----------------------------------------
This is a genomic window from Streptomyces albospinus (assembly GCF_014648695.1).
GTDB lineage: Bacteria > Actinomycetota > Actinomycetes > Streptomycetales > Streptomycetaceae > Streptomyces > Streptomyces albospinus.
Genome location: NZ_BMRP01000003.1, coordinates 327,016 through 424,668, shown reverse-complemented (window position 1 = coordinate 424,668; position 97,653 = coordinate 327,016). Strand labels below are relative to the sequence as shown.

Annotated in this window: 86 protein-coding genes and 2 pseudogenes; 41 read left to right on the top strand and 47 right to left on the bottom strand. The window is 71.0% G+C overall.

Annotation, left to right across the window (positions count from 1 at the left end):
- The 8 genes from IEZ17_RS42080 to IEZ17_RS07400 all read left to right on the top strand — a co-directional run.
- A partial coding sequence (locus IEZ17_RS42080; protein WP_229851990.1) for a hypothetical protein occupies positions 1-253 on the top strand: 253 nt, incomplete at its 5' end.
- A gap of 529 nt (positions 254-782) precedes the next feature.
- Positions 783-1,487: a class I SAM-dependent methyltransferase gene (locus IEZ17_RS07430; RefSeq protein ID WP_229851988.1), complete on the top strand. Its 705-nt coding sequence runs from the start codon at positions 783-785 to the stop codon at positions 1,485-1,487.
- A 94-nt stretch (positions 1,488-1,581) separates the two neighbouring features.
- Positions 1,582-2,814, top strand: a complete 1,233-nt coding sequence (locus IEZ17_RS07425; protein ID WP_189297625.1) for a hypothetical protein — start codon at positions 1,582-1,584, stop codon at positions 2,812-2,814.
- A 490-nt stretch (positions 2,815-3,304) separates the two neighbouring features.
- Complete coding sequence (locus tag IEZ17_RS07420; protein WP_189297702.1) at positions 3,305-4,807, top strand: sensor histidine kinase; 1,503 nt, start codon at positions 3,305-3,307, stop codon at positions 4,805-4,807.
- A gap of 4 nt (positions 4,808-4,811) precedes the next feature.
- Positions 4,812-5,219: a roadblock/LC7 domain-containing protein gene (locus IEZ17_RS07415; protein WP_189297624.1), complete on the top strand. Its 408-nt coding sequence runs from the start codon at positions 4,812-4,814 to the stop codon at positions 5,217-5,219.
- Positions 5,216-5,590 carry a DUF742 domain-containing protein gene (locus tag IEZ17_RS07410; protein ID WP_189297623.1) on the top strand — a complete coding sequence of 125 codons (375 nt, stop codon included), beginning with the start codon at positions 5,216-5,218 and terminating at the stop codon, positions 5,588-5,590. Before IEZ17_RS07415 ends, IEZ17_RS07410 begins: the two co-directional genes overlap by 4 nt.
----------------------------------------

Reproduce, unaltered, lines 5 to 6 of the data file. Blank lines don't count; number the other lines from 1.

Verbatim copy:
Annotation, left to right across the window (positions count from 1 at the left end):
- The 8 genes from IEZ17_RS42080 to IEZ17_RS07400 all read left to right on the top strand — a co-directional run.